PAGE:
Now a contract by or with a married woman is one of two sorts: it is either a contract which she entered into before her marriage, and which continued in existence afterwards; or it is a contract which she entered into subsequently to her marriage.

Now, with regard to the former description of contracts, by the Common Law,1 unqualified by the provisions of recent legislation, upon the marriage, the benefit of, and the liability to, the wife's contracts made before marriage, vest in the husband, and continue vested in him during the continuance of the marriage (m). If she die before they are enforced, and he survive her, he is entitled to *the benefit of such contracts, not in his own right, but as her administrator (n),2 and is liable to be sued on them, not in his individual capacity, but as his wife's administrator. Thus, in an action on a promissory note, brought by the administrator of Ann Hart, it was proved that it was made by the defendant and delivered by him to Ann Hart, who was then a feme sole, but who afterwards married William Hart (not her administra(m) Mitchinson v. Hewson, 7 T. R. 348; Com. Dig. tit. "Baron and Feme," E. 3. See Milner v. Milnes, 3 T. R. 627; Sel. N. P. 243, 13th ed. (n) Betts v. Kimpton, 2 B. & Ad. (22 E. C. L. R.) 273.

1 The reader will note, perhaps with surprise, that no reference is made in the succeeding pages to American statutes affecting married women. But these have become so numerous during the last thirty-five years, and vary so greatly in the different States, that it does not appear practicable to reduce them to anything like order or to make an epitome of them which will be at all complete and accurate, within the limits necessarily prescribed in this work.

2 Collins v. Hoxie, 9 Paige, 81; Hunter v. Hallett, 1 Edw. Ch. 388; Coleman v. Waples, 1 Harring. 196. So that if the husband die without having taken out letters of administration, his administrator cannot recover her choses in action, but administration must be taken out to the wife : Betts v. Kimpton, 2 B. & Ad. (22 E. C. L. R.) 273; Squib v. Wyn, 1 P. Wms. 378; Stewart v. Stewart, 7 Johns. Ch. 229. If, however, the husband has taken out letters of administration to his wife's estate, and die before its full administration, his representative is, in the absence of any statutory enactment, entitled to administration de bonis nov,: Donnington v. Mitchell, 2 N. J. Eq. 243.-R.

Tor), and died intestate in his lifetime. The Court held that the note clearly did not become the property of William Hart, but passed to the plaintiff as her administrator; and that the husband, not having obtained administration to his wife, had no interest in the note (o). If she survive him, her right to the benefit of, and her liability upon, such contract revives, assuming always that nothing has been done to put an end to the contract during the continuance of the marriage (p).1 "With respect to debts due to the wife dum sola, the husband," says Lord Ellenborough, "is her irrevocable attorney, if I may say so: and if he reduce them into possession during the coverture, they become his debt, but until that is done they remain the debt of the wife; and all the cases agree that in the event of his death, they would survive to her." *The Court, therefore, held that the husband alone could not be petitioning creditor upon the bankruptcy of a debtor of his wife, who became her debtor before her marriage (q). And the Court of Exchequer, upon the same ground of survivorship in the wife, decided that if the husband became bankrupt, his assignees could not sue in their own names alone upon a promissory note given to the wife before marriage (r).1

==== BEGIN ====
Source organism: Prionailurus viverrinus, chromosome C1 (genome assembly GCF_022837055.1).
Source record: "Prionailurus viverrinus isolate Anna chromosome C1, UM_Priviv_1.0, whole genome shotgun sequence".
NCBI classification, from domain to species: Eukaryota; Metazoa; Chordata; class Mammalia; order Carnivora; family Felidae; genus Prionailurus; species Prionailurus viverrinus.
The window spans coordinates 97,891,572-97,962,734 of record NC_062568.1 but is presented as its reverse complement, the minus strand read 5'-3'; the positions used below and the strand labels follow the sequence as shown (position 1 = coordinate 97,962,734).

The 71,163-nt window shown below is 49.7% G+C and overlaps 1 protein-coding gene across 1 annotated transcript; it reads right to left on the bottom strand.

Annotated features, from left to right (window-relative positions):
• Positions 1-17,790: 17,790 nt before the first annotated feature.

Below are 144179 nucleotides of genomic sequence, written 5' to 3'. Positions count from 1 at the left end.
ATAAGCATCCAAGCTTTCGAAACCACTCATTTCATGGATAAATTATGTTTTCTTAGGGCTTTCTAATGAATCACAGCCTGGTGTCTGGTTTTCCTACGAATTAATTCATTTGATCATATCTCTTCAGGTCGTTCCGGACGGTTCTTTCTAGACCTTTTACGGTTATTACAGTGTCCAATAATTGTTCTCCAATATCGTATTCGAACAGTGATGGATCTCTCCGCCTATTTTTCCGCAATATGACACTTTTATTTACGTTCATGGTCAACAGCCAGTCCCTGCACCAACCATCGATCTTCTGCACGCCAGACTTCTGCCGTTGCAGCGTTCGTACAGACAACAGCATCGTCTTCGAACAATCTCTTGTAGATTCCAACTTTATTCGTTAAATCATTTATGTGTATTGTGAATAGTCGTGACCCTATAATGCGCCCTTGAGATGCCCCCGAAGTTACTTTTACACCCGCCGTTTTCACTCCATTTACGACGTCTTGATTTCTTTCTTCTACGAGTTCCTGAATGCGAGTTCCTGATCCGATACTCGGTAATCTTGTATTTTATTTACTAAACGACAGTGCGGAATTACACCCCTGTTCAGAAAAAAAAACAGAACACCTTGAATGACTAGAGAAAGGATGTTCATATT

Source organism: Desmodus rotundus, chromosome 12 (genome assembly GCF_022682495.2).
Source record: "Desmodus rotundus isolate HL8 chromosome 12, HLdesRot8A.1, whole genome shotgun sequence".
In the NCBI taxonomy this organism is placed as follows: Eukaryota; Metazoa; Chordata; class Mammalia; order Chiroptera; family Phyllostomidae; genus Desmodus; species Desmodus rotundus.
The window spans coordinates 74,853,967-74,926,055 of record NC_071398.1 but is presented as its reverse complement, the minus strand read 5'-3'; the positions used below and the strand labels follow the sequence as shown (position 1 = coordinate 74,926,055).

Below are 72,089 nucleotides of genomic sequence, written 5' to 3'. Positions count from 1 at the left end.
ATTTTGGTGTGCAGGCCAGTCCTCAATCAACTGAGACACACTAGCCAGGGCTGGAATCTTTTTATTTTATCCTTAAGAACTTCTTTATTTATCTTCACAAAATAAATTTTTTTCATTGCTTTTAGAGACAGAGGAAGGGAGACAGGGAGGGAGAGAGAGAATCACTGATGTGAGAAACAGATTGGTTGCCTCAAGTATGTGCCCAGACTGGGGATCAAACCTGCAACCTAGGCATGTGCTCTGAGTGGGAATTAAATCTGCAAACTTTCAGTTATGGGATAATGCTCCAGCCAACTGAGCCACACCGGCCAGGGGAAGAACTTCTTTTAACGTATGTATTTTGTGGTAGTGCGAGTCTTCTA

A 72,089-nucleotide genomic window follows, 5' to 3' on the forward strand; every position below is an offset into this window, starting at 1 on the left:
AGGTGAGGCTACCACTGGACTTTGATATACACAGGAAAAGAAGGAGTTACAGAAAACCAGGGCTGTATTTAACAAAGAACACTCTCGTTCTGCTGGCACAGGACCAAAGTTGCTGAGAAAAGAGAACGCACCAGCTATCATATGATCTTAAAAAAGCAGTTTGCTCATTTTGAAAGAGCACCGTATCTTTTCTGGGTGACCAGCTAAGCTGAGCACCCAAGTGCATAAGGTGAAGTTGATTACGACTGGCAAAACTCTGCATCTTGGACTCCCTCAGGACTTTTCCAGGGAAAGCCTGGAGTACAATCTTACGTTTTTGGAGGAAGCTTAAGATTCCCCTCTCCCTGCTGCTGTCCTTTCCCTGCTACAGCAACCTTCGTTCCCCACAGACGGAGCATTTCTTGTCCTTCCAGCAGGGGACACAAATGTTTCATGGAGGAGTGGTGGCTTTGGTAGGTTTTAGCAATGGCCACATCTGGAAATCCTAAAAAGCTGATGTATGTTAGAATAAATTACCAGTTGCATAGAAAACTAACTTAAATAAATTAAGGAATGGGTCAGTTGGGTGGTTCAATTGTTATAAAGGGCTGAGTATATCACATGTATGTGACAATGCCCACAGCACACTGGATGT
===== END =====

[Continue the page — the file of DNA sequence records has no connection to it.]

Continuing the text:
(o) Hart v. Stephens, 6 Q. B. (51 E. C. L. R.) 937.

(p) Rumsey v. George, 1 M. & Sel. 176; Fitzgerald v. Fitzgerald, 8 C. B. (65 E. C. L R.) 592.

1 Blount v. Bestland, 5 Ves. Jr. 315; Schuyler v. Hoyle, 5 Johns. Ch. 196; Hayward v. Hayward, 20 Pick. 517; Strong v. Smith, 1 Mete. 476; Weeks v. Weeks, 5 Ired. Eq. Ill, where the previous cases in North Carolina are noticed. The result briefly is, at Common Law, that for all the debts of the wife, contracted before marriage, no matter how improvident they may be, the husband is personally liable during coverture, and no longer, and this though he may not have received a cent by her; and, on the other hand, upon her death, his personal liability for her debts contracted before marriage is wholly wiped out, though he may have received a fortune by her. The apparent injustice of this latter rule, than which nothing is better settled (Tabb v. Boyd, 4 Call, 453; Buckner v. Smyth, 4 Desaus. 371; Witherspoon v. Dubose, 1 Bai. Eq. 166), has often been strongly urged, and equity been invoked to modify it, and Lord Nottingham is reported to have said, with some earnestness, that " he would alter the law on that point;" but in Heard v. Stamford, Cas. Temp. Talbot, s. c. 3 P. Wms. 411, the Chancellor said, "It is extremely clear that by law the husband is liable for the wife's debts only during the coverture, unless the creditor recovers judgment against him in the wife's lifetime, and I do not see how anything less than an act of Parliament can alter the law. If I relieve against the husband because he had sufficient assets with his wife wherewith to satisfy the demand in question, by the same reason, where a feme indebted dum sola marries, bringing no fortune to her husband, and judgment is recovered against the husband, after which the wife dies, I ought to grant relief to the husband against such judgment, which yet is not in my power, consequently there can be no ground for a court of equity to interpose in the present case; and if the law, as it now stands, be thought inconvenient, it will be a good reason for the legislature to alter it, but till that is done, what is law at present must take place." See to the same effect the remarks of Lord Redesdale in Adair v. Shaw, 1 Sch. & Lef. 243.-R.